Data URIs for CSS Images: More Tests, More Questions

data-uri-css-projectionToday we’re going to take another look at embedding data URIs in stylesheets.  For this example I’ve taken a free HTML/CSS template from Smashing Magazine and created 3 versions of a page.

1. The original. It consists of one HTML file, one CSS, one JS, and 31 images. Total HTTP requests: 34. Total size: 388KB.

2. Embedded data URIs #1 (Strict). In this version I used CSSEmbed to convert all 31 CSS images into data URIs. The data URIs were embedded directly in the main stylesheet. Note that 2 of these images exceed the 32KB limit imposed by IE8 on dataURIs. Total HTTP requests: 3. Total size: 365KB.

3. Embedded data URIs #2 (Loose). For this version I used to separate the data URI image declarations from the main stylesheet. All of the data URIs are placed in a separate stylesheet, called in the footer, directly after the jquery reference. Placing the second stylesheet just after the external script in the footer forces the browser to render progressively, rendering the styles in the main stylesheet as soon as it’s received. In this version I’ve also kept the two 32KB+ images as regular image references in the main stylesheet. Total HTTP requests: 6. Total size: 374KB.


In the strict data URI scenario we have 31 fewer HTTP requests than the original and the total size of the load is actually 23 KB smaller.  According to Steve Souders, each HTTP request adds ~200ms to the load time (on worldwide average). So, the math says we should expect a serious performance improvement.


(I was feeling a little burnt out on browser testing from the previous post about background images, so for now I’ve only recorded data for Firefox 3.5, empty cache.)



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Average total network time (via HttpWatch): 1.35s.
Average total network time (via Hammerhead): 1.42s.

Embedded data URIs #1 (Strict):


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Average total network time (via HttpWatch): 1.13s.
Average total network time (via Hammerhead): 1.27s.

Embedded data URIs #2 (Loose)


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Average total network time (via HttpWatch): 1.13s.
Average total network time (via Hammerhead): 1.02s.

In the end

So we do end up a little bit faster, but not as much as we might expect after reducing our HTTP requests by 91%. Note that even though the two data URI versions are very similar in load time, the second feels faster because of the progressive rendering.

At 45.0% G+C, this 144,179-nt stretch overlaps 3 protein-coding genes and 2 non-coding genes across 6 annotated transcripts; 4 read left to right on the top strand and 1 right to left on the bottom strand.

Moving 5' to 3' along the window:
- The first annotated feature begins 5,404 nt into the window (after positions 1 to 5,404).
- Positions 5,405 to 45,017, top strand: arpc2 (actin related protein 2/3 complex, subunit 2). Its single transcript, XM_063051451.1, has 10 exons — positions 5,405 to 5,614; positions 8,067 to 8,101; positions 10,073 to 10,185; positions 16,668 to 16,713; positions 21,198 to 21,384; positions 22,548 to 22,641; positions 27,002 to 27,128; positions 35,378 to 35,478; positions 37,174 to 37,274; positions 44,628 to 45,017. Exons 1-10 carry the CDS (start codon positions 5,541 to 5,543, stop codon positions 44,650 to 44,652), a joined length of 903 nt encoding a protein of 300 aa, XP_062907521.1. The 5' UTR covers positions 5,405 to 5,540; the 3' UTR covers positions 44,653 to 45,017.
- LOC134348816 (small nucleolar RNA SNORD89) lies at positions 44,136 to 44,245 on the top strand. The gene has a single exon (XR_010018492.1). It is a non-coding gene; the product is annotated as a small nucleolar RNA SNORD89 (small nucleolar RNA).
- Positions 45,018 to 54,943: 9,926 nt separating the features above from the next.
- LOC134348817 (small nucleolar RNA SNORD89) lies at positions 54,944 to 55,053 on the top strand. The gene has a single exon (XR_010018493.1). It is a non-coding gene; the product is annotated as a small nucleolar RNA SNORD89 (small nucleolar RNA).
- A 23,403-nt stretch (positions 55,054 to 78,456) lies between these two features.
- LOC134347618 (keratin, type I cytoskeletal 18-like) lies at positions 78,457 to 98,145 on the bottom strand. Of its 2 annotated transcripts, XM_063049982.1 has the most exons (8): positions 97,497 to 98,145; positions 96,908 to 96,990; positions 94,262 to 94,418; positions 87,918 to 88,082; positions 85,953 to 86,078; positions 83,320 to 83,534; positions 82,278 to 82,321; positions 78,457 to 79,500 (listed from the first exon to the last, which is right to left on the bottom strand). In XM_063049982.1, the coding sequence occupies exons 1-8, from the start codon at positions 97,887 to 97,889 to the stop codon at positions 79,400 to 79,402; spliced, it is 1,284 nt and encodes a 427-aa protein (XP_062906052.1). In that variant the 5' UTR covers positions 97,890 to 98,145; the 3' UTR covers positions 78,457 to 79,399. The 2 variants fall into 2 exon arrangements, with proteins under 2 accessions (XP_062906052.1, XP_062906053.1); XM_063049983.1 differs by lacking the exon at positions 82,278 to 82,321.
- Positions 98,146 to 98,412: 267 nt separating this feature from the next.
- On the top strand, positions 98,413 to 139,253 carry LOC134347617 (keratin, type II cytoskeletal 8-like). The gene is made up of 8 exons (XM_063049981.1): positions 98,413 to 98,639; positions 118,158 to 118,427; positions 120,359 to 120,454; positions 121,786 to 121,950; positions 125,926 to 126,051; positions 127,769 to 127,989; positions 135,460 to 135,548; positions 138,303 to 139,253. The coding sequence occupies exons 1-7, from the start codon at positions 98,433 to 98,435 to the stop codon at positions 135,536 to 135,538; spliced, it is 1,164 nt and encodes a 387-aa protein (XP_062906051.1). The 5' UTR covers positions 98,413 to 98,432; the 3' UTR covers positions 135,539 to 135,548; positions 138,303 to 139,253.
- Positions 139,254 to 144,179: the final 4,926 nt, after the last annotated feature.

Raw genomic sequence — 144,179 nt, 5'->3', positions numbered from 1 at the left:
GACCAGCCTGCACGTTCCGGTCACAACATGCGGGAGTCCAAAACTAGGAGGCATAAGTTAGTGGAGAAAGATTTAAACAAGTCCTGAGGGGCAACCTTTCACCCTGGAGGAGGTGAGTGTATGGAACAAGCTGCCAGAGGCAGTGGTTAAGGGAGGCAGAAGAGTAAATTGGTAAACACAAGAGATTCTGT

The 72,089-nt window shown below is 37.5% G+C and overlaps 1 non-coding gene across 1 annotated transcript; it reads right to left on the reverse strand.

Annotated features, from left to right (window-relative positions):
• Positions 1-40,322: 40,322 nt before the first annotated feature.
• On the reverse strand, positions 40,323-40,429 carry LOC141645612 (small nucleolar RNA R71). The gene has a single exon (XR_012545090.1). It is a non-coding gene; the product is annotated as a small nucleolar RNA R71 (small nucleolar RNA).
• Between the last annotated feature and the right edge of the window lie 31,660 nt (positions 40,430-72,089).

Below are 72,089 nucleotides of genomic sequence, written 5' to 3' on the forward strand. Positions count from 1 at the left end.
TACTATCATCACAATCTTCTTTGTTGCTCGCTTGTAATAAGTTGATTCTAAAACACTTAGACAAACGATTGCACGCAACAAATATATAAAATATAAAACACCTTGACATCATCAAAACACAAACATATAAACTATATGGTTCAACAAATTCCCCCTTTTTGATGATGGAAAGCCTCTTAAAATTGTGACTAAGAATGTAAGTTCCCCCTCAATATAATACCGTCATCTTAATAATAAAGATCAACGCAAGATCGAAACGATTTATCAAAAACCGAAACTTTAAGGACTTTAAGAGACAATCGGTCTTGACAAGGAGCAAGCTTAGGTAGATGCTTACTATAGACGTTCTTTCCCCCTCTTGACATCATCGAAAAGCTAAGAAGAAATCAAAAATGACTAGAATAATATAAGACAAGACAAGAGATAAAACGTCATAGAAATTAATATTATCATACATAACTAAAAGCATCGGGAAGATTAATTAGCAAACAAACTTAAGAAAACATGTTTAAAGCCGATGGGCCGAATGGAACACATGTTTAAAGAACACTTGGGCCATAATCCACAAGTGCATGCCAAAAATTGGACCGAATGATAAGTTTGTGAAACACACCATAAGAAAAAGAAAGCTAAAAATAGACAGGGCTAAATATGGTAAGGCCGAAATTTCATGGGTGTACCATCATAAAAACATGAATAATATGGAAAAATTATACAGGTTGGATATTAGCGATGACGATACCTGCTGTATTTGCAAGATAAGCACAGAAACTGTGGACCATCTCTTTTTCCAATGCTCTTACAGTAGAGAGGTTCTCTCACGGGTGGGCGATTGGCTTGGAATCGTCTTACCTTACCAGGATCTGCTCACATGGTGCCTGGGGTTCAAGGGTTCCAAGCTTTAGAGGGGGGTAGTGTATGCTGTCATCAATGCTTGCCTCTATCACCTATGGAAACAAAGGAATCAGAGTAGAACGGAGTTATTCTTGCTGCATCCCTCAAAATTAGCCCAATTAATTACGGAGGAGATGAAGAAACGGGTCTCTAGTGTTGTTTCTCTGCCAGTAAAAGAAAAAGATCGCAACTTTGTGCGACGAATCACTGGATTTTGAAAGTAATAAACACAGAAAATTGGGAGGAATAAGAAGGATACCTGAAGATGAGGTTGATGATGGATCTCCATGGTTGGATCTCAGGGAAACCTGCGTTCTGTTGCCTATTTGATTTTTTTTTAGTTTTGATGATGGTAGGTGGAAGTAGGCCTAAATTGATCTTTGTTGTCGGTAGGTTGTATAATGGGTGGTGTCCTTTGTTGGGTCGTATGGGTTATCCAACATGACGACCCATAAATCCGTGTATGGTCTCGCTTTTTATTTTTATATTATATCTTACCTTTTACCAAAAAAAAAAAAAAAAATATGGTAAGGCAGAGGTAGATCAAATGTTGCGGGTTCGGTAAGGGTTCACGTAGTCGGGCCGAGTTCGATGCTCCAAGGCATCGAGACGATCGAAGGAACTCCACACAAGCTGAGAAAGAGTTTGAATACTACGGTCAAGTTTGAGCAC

What do you think?  Are these savings enough to justify the extra effort?  Don’t forget that we still need to take further steps to handle IE6/7.  Is there something about this particular page that makes the results atypical?

If you want to have some fun with the test pages yourself, here are the links: Original, Embedded data URIs #1, and Embedded data URIs #2.


After further inspection I’ve noticed that the original stylesheet contained a few redundant background image declarations on hovered elements, which was adding a tiny amount of extra weight to the data URI stylesheets.  For the sake of cleanness I’ve removed them from the test pages (a few extra tests showed they had no significant impact on the results).

But this highlights an important difference between data URIs and normal images in stylesheets: with data URIs, all image data in the stylesheet is downloaded when the stylesheet is downloaded; with regular images, images are only downloaded if/when they’re referenced in the HTML.

Update #2

In the comments Barry Kukkuk raised a great point about latency. Latency is definitely a major factor and will be the focus of my next round of tests. Barry and a few others were kind enough to report back with timings from their locations. (My server, btw, is located in Texas, US.)  Thanks guys!

South Africa: 4.04s, 1.44s, 1.92s
Ukraine: 4.8s, 4.3s, 2.6s
Czech Republic: 7.31s, 3.63s, 3.45s
New Zealand: 3.38s, 2.69s, 2.85s

Both comments and pings are currently closed.


I’ve been using datauri’s on for a little while now. I’ve been pleased with the results.

Using datacompression is significantly helped as well.

I live in South Africa, and the latency to North America and Europe is pretty big. These techniques make a *huge* difference:
Here are my times (as per Firebug’s Net timings):
Original: 4.04s
Embedded #1: 1.44s
Embedded #2: 1.92s

And I must agree: The last one also feels quicker, because of the progressive loading.

You save the network round trip but the image still takes time to be “loaded” (aka downloading of the initial html page and then parsing of the datauris). I just took a look at speed tracer in chrome, you can compare the waterfalls from original and datauri page to see that.


You can see on orignal, the initial html download is very fast and on data uri #1 it takes much longer.

Then, you have parsing of each data uris.

I wonder where that 6 seconds didn’t go to (31 x 200ms)… I assume you have a fast connection where the save in parallel requests & network latency is perhaps less significant.

But on mobile, say, this technique might have a far greater % effect. Assuming, that is, that most mobile browsers have a clue about data URIs in the first place (which I’m skeptical about).

That’s great information. That’s exactly the kind of feedback I was hoping someone would reply with. I’m going to add these numbers to the post once I get a few more user responses. Thanks!

Thanks for the Speed Tracer results. I’m looking forward to playing around with the pages in Speed Tracer later this weekend.